This Should Be Worth Watching: Astro City to Get TV Show
Astro City is one of those high-quality, long-running comics that’s too easily ignored because it feels as though it’s always been there, and the issues are always good reads. Admittedly, the nostalgia approach it takes to the Silver Age of superhero comics may not be to everyone’s taste, but many of the stories are about a lot more than “what if Superman needed some time off?”, and for older comic readers, there’s nothing else acknowledging meaningful adult concerns within the capes-and-tights community and the people who live with them.
Astro City was created by Kurt Busiek, Brent Anderson, and Alex Ross in 1995, eventually moving from Image Comics to its current home as part of DC’s Vertigo imprint. Now comes word that “FremantleMedia North America, the studio behind the acclaimed American Gods TV series, has obtained the rights to Astro City” and will be making a live-action drama.
The pilot will be written by Kurt Busiek and “genre IP acquisition and adaptation specialist” Rick Alexander (who is also working on a TV series version of American Flagg!). Both are executive producers, along with Gregory Noveck, who is also working on a Wild Cards adaptation and produced Red.
I really hate this trend in these kinds of intellectual property announcements:
“Spanning 16 (and counting) collected, standalone yet loosely-connected story arcs containing more than 2,000 original characters, the fictional Astro City universe explores the lives of ordinary people and those of the all-too-human superhumans in their midst, and their collective, daily struggle to hold on to hope in the face of world-shaking, life-altering events beyond any single individual’s control…. The property’s vastly detailed story world represents the last, fully fleshed out superhero universe in the English language comic book business that remains unexploited for the screen.”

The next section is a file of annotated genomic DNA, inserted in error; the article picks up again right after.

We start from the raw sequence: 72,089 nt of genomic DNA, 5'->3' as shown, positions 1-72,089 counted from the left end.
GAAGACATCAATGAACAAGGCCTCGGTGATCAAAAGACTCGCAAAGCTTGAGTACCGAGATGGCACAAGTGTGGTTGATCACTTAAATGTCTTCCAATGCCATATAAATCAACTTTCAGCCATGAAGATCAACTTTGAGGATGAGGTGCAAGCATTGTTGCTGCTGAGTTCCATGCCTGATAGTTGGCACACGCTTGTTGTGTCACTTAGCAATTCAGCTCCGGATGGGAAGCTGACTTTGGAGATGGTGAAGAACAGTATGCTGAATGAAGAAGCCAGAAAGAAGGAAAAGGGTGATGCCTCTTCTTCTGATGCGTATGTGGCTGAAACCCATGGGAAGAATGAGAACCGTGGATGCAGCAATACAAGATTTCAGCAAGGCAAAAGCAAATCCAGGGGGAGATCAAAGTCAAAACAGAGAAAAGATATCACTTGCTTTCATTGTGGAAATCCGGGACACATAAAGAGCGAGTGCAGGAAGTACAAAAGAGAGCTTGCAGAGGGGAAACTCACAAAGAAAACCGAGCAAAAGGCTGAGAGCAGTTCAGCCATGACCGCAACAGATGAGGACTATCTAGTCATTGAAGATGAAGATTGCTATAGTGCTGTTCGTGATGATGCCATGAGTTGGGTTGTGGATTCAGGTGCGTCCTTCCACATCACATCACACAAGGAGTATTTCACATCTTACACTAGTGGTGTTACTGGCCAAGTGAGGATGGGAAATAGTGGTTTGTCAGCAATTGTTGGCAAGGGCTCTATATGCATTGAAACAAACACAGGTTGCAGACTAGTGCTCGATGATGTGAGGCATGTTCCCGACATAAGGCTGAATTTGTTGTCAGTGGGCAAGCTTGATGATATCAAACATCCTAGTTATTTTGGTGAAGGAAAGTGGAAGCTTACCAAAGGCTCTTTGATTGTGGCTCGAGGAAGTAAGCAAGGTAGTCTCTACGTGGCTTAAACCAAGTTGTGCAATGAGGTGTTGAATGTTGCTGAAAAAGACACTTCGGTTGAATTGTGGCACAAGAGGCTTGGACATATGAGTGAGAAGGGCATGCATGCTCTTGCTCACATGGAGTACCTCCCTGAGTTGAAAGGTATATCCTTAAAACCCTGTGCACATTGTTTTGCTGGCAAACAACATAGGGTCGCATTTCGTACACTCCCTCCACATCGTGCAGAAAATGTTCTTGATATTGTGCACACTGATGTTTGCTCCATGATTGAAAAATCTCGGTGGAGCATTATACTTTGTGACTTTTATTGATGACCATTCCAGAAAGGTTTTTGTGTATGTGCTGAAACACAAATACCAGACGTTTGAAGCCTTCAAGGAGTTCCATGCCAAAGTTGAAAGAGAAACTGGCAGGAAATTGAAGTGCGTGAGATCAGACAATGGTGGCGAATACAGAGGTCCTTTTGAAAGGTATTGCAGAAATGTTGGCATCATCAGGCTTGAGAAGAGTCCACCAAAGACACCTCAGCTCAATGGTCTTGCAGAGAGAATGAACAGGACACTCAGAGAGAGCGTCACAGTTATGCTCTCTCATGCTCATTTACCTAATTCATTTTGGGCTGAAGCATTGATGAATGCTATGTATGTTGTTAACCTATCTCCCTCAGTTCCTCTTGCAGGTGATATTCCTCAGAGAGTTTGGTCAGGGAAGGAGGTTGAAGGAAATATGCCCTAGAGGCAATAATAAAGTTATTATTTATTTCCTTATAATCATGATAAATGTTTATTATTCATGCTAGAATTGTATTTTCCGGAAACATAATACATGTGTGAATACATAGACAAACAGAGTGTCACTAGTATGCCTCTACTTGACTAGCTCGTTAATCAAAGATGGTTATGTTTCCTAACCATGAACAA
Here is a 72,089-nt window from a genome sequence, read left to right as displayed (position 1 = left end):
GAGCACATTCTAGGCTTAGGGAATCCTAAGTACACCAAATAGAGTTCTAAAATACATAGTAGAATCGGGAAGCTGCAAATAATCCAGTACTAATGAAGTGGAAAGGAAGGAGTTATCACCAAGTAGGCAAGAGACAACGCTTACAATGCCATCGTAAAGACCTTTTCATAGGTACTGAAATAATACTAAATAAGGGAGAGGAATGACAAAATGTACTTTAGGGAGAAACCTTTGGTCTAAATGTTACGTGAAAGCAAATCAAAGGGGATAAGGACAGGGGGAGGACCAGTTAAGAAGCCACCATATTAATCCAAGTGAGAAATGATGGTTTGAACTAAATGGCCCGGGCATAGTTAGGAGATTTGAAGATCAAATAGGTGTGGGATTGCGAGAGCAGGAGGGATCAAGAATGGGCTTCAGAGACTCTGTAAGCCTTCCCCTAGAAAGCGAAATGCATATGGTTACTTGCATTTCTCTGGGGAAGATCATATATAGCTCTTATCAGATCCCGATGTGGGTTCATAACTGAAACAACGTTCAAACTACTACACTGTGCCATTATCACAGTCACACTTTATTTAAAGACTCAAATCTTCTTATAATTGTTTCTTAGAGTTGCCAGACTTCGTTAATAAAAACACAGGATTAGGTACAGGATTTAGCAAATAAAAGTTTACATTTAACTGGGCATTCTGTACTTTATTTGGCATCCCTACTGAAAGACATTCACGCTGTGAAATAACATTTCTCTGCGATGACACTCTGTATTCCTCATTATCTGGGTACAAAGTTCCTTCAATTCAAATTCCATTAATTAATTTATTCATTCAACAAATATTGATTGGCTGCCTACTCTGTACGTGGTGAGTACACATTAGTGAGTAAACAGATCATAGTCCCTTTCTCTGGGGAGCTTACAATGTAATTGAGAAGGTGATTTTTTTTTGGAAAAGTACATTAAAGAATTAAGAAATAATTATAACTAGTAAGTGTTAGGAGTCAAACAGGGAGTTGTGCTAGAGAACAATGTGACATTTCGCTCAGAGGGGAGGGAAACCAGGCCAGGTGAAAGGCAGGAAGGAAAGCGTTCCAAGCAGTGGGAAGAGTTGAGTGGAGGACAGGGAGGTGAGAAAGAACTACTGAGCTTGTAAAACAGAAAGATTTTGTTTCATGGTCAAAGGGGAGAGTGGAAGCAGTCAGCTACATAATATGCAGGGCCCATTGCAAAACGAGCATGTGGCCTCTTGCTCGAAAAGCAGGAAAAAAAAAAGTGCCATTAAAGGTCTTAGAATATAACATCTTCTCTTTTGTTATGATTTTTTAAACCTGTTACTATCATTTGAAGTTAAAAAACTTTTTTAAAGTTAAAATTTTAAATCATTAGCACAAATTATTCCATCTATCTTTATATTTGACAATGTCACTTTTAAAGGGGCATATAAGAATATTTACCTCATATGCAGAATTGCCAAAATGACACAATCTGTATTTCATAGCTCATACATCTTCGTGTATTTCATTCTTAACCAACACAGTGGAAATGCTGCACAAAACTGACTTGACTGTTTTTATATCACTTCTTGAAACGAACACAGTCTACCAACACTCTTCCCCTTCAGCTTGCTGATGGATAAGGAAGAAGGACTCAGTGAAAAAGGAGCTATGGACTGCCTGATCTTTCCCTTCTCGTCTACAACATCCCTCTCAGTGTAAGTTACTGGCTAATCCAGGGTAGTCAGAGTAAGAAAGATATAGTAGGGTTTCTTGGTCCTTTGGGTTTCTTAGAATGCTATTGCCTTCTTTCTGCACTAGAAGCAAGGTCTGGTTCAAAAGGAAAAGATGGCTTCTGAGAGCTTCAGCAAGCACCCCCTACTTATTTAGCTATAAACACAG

Everyone’s got to number their characters in the multiple thousands, because everyone’s concerned about quantity in their superhero universes. I guess the deal makers are justifying their spend to the accountants. Hope those bean counters and lawyers aren’t too concerned about many of those characters being too close to other company’s heroes! That’s the point of the series, after all. And I suppose that there’s not much else to talk about yet, since there are no scripts, no casting information, no network, and no release date. But still! I would watch this.
Update: As noted TV critic Alan Sepinwall points out,
Astro City stories about what it's like to be a normal person living in a superhero world are usually my favorites, and those also most easily lend themselves to a TV schedule and budget.
— Alan Sepinwall (@sepinwall) March 23, 2018
“Astro City stories about what it’s like to be a normal person living in a superhero world are usually my favorites, and those also most easily lend themselves to a TV schedule and budget.” Good observation! That also gets past the “is this character too familiar” problem.